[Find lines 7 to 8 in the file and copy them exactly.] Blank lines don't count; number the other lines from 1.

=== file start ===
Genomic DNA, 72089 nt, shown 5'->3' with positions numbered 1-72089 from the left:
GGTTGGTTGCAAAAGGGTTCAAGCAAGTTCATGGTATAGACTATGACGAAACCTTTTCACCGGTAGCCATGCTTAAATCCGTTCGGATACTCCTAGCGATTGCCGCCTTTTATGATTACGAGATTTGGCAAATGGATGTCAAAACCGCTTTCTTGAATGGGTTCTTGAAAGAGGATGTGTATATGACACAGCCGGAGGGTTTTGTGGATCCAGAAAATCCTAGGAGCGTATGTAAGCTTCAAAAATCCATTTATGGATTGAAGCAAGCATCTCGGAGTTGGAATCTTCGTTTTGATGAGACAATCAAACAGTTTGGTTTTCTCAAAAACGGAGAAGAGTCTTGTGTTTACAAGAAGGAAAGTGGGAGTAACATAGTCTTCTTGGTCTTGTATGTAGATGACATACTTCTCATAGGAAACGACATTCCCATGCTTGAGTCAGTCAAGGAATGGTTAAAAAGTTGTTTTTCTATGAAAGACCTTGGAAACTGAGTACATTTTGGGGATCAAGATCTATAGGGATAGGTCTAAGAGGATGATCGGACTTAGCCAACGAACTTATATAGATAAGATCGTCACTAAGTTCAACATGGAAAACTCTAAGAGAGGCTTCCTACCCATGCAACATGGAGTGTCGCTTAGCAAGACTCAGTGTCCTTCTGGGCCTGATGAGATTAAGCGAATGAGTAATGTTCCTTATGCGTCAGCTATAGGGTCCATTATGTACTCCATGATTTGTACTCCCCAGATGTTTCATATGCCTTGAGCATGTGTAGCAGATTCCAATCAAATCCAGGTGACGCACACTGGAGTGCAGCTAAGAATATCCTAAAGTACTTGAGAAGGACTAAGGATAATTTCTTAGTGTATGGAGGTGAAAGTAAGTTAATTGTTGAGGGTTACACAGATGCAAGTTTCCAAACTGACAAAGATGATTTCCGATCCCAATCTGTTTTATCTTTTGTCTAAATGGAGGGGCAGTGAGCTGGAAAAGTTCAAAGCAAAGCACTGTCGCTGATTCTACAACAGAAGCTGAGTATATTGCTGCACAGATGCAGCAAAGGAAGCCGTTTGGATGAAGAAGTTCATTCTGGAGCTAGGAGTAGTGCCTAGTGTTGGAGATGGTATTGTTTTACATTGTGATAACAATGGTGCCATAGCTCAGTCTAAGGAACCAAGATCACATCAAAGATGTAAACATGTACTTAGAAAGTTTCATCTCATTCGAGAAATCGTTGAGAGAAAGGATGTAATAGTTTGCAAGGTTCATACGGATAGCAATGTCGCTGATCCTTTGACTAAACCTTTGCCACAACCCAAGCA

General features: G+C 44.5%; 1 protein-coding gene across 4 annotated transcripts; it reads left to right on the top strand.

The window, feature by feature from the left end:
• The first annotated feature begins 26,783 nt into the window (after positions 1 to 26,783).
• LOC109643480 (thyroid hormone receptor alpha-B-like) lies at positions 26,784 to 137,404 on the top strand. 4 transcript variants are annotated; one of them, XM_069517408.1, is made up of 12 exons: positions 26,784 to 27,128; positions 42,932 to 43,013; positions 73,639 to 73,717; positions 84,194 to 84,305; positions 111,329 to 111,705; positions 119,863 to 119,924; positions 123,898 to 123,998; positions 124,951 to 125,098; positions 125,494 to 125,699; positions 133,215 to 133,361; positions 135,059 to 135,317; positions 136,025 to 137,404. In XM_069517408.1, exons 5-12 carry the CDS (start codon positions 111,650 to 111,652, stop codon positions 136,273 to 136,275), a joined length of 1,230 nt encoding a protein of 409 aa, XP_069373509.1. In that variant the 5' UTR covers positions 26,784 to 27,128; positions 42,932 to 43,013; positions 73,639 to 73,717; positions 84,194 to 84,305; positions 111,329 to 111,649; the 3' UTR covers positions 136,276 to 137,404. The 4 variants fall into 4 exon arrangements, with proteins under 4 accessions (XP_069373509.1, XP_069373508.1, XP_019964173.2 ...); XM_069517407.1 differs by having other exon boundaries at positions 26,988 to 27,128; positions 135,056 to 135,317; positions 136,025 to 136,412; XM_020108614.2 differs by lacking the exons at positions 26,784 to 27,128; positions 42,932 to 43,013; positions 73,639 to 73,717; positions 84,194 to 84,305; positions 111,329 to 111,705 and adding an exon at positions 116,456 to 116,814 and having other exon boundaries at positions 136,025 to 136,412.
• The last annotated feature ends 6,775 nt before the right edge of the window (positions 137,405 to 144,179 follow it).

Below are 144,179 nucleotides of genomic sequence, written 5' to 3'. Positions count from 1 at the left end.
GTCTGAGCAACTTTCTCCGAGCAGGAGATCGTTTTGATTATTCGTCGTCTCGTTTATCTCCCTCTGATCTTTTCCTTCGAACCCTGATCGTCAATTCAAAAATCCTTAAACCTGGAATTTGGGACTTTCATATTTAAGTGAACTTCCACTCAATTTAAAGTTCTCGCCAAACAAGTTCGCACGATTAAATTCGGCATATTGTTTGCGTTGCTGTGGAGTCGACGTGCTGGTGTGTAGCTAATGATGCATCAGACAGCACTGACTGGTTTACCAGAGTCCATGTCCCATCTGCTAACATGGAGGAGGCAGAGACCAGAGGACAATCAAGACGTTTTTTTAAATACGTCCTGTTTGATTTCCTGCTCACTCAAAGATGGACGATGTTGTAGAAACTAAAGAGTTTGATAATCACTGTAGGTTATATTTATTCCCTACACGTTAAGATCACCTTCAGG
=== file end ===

• The last annotated feature ends 6,775 nt before the right edge of the window (positions 137,405 to 144,179 follow it).

Below are 144,179 nucleotides of genomic sequence, written 5' to 3'. Positions count from 1 at the left end.